What is UwS and how does it get on my computer?
In order to combat UwS, we first needed to define it. Despite lots of variety, our research enabled us to develop a
defining list of characteristics
that this type of software often displays:
It is deceptive, promising a value proposition that it does not meet.
It tries to trick users into installing it or it piggybacks on the installation of another program.
It doesn’t tell the user about all of its principal and significant functions.
It affects the user’s system in unexpected ways.
It is difficult to remove.
It collects or transmits private information without the user’s knowledge.
It is bundled with other software and its presence is not disclosed.
Next, we had to better understand how UwS is being disseminated.
This varies quite a bit, but time and again, deception is at the heart of these tactics. Common UwS distribution tactics include:
unwanted ad injection
, misleading ads such as “trick-to-click”, ads disguised as ‘download’ or ‘play’ buttons, bad software downloader practices, misleading or missing disclosures about what the software does, hijacked browser default settings, annoying system pop-up messages, and more.
Here are a few specific examples:
Deceptive ads leading to UwS downloads
Ads from unwanted ads injector taking over a New York Times page and sending the user to phone scams
Unwanted ad injector inserts ads on the Google search results page
New tab page is overridden by UwS
UwS hijacks Chrome navigations and directs users to a scam tech support website
One year of progress
Because UwS touches so many different parts of people’s online experiences, we’ve worked to fight it on many different fronts. Weaving UwS detection into Safe Browsing has been critical to this work, and we’ve pursued other efforts as well—here’s an overview:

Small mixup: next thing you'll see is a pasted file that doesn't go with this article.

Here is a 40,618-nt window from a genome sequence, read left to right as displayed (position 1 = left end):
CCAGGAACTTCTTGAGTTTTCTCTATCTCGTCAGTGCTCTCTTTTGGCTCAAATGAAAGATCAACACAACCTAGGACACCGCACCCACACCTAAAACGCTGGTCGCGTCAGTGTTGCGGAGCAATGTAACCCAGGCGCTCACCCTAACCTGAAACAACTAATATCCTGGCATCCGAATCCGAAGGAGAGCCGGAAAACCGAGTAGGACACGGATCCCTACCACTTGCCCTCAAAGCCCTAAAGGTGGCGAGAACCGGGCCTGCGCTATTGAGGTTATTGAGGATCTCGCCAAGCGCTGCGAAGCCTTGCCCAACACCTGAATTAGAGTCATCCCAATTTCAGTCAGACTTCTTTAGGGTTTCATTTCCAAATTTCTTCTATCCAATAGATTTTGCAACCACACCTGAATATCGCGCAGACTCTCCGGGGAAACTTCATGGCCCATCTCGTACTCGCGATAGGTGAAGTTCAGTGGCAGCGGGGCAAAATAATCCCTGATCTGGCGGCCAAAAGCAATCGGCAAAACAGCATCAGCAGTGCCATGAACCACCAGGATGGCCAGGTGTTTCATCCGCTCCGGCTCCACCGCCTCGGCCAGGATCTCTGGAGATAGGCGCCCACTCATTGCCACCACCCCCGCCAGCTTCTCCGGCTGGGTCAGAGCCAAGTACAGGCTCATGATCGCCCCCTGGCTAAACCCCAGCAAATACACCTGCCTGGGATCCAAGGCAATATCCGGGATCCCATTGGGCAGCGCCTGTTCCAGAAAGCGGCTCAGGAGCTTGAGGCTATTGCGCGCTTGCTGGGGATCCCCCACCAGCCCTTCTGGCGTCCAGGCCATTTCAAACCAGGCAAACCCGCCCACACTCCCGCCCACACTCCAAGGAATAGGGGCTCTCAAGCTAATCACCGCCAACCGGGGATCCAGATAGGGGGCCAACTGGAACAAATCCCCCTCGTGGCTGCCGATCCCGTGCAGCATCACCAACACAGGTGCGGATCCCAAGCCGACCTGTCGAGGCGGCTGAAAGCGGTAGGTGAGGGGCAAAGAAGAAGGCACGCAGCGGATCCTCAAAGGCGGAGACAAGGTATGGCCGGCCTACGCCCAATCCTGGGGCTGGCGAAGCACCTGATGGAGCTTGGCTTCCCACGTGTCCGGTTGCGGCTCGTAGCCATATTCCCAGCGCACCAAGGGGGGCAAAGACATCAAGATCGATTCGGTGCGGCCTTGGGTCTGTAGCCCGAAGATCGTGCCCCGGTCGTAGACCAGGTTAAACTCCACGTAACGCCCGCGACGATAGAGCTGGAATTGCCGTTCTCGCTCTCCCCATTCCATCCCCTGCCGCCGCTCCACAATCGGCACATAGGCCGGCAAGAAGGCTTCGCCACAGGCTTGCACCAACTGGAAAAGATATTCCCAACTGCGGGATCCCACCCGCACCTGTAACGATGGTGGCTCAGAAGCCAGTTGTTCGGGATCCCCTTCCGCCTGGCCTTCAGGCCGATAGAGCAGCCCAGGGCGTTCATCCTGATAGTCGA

We now include UwS in
, enabling people who use Chrome and other browsers to see warnings before they go to sites that contain UwS. The red warning below appears in Chrome.
We launched the
Chrome Cleanup Tool
, a one-shot UwS removal tool that has helped clean more than 40 million devices. We shed more light on a common symptom of UwS—
unwanted ad injectors
. We outlined
how they make money
launched a new filter
in DoubleClick Bid Manager that removes impressions generated by unwanted ad injectors before bids are made.
We started using
UwS as a signal in search
to reduce the likelihood that sites with UwS would appear in search results.
Google ads that lead to sites with UwS downloads.
It’s still early, but these changes have already begun to move the needle.
UwS-related Chrome user complaints have fallen. Last year, before we rolled-out our new policies, these were 40% of total complaints and now they’re 20%.
We’re now showing more than 5 million Safe Browsing warnings per day on Chrome related to UwS to ensure users are aware of a site’s potential risks.
We helped more than 14 million users remove over 190 deceptive Chrome extensions from their devices.
reduced the number of UwS warnings
that users see via AdWords by 95%, compared to last year. Even prior to last year, less than 1% of UwS downloads were due to AdWords.
However, there is still a long way to go. 20% of all feedback from Chrome users is related to UwS and we believe 1 in 10 Chrome users have hijacked settings or unwanted ad injectors on their machines. We expect users of other browsers continue to suffer from similar issues; there is lots of work still to be done.
Looking ahead: broad industry participation is essential
Given the complexity of the UwS ecosystem, the involvement of players across the industry is key to making meaningful progress in this fight. This chain is only as strong as its weakest links: everyone must work to develop and enforce strict, clear policies related to major sources of UwS.
If we’re able, as an industry, to enforce these policies, then everyone will be able to provide better experiences for their users. With this in mind, we’re very pleased to see that the
FTC recently warned consumers
about UwS and characterizes UwS as a
form of malware
. This is an important step toward uniting the online community and focusing good actors on the common goal of eliminating UwS.
We’re still in the earliest stages of the fight against UwS, but we’re moving in the right direction. We’ll continue our efforts to protect users from UwS and work across the industry to eliminate these bad practices.
A new version of Authenticator for Android